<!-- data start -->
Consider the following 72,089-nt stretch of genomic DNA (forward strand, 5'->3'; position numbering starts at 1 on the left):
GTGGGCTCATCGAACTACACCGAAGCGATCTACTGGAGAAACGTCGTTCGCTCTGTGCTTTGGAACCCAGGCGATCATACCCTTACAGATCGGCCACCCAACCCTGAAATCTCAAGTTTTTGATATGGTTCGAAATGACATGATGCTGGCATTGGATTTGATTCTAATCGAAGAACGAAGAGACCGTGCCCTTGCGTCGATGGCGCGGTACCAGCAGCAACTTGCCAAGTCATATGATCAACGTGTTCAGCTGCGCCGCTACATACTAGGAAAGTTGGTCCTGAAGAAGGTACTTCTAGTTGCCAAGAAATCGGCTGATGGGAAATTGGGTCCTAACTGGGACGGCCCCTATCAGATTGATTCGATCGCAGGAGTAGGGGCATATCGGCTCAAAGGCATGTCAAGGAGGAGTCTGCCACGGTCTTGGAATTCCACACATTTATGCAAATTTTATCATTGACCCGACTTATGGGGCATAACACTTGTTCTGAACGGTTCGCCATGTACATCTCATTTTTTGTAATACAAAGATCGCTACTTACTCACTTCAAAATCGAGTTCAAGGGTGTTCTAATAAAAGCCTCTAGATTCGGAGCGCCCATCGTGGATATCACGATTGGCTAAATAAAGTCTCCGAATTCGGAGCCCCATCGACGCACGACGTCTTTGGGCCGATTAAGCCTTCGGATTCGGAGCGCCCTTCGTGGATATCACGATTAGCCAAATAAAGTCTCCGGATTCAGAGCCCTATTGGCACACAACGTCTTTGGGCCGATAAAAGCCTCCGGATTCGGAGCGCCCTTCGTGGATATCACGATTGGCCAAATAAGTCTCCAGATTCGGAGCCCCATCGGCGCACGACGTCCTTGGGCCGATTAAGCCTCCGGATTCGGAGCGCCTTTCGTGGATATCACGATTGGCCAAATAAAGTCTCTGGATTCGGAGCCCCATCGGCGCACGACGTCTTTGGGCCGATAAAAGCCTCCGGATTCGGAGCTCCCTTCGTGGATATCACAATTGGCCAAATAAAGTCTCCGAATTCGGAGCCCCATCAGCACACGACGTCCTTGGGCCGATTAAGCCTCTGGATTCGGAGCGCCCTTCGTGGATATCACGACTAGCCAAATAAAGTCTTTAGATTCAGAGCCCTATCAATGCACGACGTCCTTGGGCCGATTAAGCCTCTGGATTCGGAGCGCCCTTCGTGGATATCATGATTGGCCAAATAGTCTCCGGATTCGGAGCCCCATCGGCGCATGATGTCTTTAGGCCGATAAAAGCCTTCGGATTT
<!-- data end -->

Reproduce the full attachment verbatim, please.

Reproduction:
Consider the following 72,089-nt stretch of genomic DNA (forward strand, 5'->3'; position numbering starts at 1 on the left):
GTGGGCTCATCGAACTACACCGAAGCGATCTACTGGAGAAACGTCGTTCGCTCTGTGCTTTGGAACCCAGGCGATCATACCCTTACAGATCGGCCACCCAACCCTGAAATCTCAAGTTTTTGATATGGTTCGAAATGACATGATGCTGGCATTGGATTTGATTCTAATCGAAGAACGAAGAGACCGTGCCCTTGCGTCGATGGCGCGGTACCAGCAGCAACTTGCCAAGTCATATGATCAACGTGTTCAGCTGCGCCGCTACATACTAGGAAAGTTGGTCCTGAAGAAGGTACTTCTAGTTGCCAAGAAATCGGCTGATGGGAAATTGGGTCCTAACTGGGACGGCCCCTATCAGATTGATTCGATCGCAGGAGTAGGGGCATATCGGCTCAAAGGCATGTCAAGGAGGAGTCTGCCACGGTCTTGGAATTCCACACATTTATGCAAATTTTATCATTGACCCGACTTATGGGGCATAACACTTGTTCTGAACGGTTCGCCATGTACATCTCATTTTTTGTAATACAAAGATCGCTACTTACTCACTTCAAAATCGAGTTCAAGGGTGTTCTAATAAAAGCCTCTAGATTCGGAGCGCCCATCGTGGATATCACGATTGGCTAAATAAAGTCTCCGAATTCGGAGCCCCATCGACGCACGACGTCTTTGGGCCGATTAAGCCTTCGGATTCGGAGCGCCCTTCGTGGATATCACGATTAGCCAAATAAAGTCTCCGGATTCAGAGCCCTATTGGCACACAACGTCTTTGGGCCGATAAAAGCCTCCGGATTCGGAGCGCCCTTCGTGGATATCACGATTGGCCAAATAAGTCTCCAGATTCGGAGCCCCATCGGCGCACGACGTCCTTGGGCCGATTAAGCCTCCGGATTCGGAGCGCCTTTCGTGGATATCACGATTGGCCAAATAAAGTCTCTGGATTCGGAGCCCCATCGGCGCACGACGTCTTTGGGCCGATAAAAGCCTCCGGATTCGGAGCTCCCTTCGTGGATATCACAATTGGCCAAATAAAGTCTCCGAATTCGGAGCCCCATCAGCACACGACGTCCTTGGGCCGATTAAGCCTCTGGATTCGGAGCGCCCTTCGTGGATATCACGACTAGCCAAATAAAGTCTTTAGATTCAGAGCCCTATCAATGCACGACGTCCTTGGGCCGATTAAGCCTCTGGATTCGGAGCGCCCTTCGTGGATATCATGATTGGCCAAATAGTCTCCGGATTCGGAGCCCCATCGGCGCATGATGTCTTTAGGCCGATAAAAGCCTTCGGATTT